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Don’t be foiled by aluminium packaging

23 May 2014

The increasing popularity of foil in packaging can present new challenges in relation to food inspection equipment. Food Processing finds out how x-ray detection is able to address these challenges.

Recent market research on the packaging industry valued the European converted flexible packaging market at £12.1 billion in 2012, with a reported growth in consumption of 2.1%. 
 
One area that is expected to show huge growth in the next decade is aluminium foil packaging – around 75% of which will be for applications in food. The European Aluminium Foil Association’s 2013 report indicated that consumption of aluminium foil in food applications is experiencing stronger gains than the overall flexible packaging market.
 
This growth can be attributed to the fact that aluminium foil delivers prolonged shelf life to valuable foodstuffs, because it provides a barrier against air and light. Foil can also have a bright or metallic finish, and can be lacquered, printed or embossed. The ability to add high-end graphics can make the packing more appealing to consumers. Plus, when a metallic finish is used, consumers will often perceive it to be a premium quality brand. Aluminium is also light in weight and is more compact compared to rigid packaging. As a result, products take up less warehouse storage and retail space. Further, because more products can be loaded onto transportation vehicles, it can also help to cut carbon emissions in the distribution supply chain.
 
Putting the growth of foil into context, Neil Farmer, independent consultant and spokesperson for the packaging sector, said: “The use of glass packaging is beginning to level off, with European growth at less than 2%, compared with flexible packaging at 4%.” Farmer also noted that there is a marked reduction in the number of flexible packaging layers being used. “This is not just because of packaging reduction initiatives by many leading fast-moving consumer goods producers, but also because of improved barrier performance and developments in barrier resins and materials.” One example is the introduction of styrene-acrylonitrile (SAN), which is helping to combat the issue of foil fracturing caused by creases.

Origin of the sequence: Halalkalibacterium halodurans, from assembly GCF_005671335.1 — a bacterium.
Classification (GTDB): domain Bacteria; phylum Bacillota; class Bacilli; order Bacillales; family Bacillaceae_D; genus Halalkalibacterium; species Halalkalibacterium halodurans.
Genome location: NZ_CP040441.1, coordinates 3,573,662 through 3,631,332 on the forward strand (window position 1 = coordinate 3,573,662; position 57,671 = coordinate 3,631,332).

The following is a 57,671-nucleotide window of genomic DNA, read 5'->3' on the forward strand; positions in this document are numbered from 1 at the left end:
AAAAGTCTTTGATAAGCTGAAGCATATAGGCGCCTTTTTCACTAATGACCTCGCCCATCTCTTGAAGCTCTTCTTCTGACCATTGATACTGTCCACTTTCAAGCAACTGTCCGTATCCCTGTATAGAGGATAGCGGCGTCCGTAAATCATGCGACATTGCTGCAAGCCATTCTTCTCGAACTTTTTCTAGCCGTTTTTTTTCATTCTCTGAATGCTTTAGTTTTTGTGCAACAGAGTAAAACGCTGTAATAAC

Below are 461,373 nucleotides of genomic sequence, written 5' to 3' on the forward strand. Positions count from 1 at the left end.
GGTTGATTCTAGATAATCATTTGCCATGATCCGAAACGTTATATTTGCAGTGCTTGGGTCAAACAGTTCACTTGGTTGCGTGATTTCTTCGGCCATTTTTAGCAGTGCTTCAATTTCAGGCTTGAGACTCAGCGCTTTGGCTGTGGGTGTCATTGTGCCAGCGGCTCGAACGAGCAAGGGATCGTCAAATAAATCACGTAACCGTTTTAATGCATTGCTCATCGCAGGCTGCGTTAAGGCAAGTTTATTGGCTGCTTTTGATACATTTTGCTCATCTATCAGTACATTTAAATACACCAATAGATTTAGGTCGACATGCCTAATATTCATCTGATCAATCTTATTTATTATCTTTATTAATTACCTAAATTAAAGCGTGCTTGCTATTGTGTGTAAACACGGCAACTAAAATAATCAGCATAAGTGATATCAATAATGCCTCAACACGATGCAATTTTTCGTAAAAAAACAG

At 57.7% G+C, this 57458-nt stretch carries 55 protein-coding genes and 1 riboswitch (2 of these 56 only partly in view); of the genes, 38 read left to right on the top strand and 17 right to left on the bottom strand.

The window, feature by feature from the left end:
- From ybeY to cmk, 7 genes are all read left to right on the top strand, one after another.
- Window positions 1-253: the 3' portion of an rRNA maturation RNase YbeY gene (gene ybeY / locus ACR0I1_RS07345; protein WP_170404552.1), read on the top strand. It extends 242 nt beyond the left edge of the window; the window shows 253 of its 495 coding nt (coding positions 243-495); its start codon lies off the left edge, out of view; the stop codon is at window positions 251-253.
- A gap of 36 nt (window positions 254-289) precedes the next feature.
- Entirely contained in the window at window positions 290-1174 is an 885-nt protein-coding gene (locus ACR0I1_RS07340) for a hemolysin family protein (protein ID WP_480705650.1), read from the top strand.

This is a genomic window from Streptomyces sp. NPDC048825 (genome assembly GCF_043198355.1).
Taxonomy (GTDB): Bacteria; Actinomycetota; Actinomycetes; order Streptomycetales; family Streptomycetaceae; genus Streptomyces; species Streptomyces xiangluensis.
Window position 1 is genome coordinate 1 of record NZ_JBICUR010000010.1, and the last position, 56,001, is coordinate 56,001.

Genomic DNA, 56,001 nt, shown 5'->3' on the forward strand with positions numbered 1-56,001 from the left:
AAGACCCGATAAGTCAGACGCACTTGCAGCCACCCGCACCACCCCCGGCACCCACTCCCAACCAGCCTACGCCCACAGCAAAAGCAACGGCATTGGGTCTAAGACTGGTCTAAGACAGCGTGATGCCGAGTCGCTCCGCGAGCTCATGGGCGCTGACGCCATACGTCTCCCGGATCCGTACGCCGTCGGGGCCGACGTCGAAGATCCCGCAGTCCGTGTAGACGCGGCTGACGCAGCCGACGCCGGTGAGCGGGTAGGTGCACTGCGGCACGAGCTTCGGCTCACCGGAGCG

Farmer continued: "Generally, consumers want packaging that keeps products in good condition. For foodstuffs, they want products that are fresh and ready to be eaten. Ultimately, they seek longer shelf life, product security and value for money.”
 
Considering future requirements
Given the wider choice of new design concepts – incorporating pouches, films and laminate foils – manufacturers need to carefully consider their future inspection requirements. Many have successfully Been using metal detection systems for many years to ensure that products are free of metal contaminants. Loma Systems says that alongside the growing use of foil in food packaging it is seeing a clear migration towards the use of x-ray systems to ensure food safety remains of the highest standard.  

“For retailers and consumers, food safety is of upmost importance,” said Tony Bryant, UK sales manager at Loma Systems. “This is when x-ray detection systems come into their own. Generally speaking, metal-based packaging is not always compatible with metal detectors. X-ray systems, however, have no problem seeing right through these packages and are able to detect very small contaminants inside, ranging from metal fragments, glass, stones, bone and ceramic. They are also suited to use by food producers who may need to handle a variety of different packaging.”
 
Contaminants aside, another benefit of x-ray detection is its ability to spot missing products, imperfections or low fills.  An x-ray system will be able to literally see inside the container of a ready meal or box of chocolates, alerting operators if product is missing or broken. 

Food producers and packers face all types of operational risks, and their ability to demonstrate due diligence to retailers and consumers in relation to contaminant detection remains paramount. There are many viable detection systems on the market today, but requirements will vary depending on individual risks. So it is worth considering whether your inspection equipment is able to meet your changing packaging needs. 


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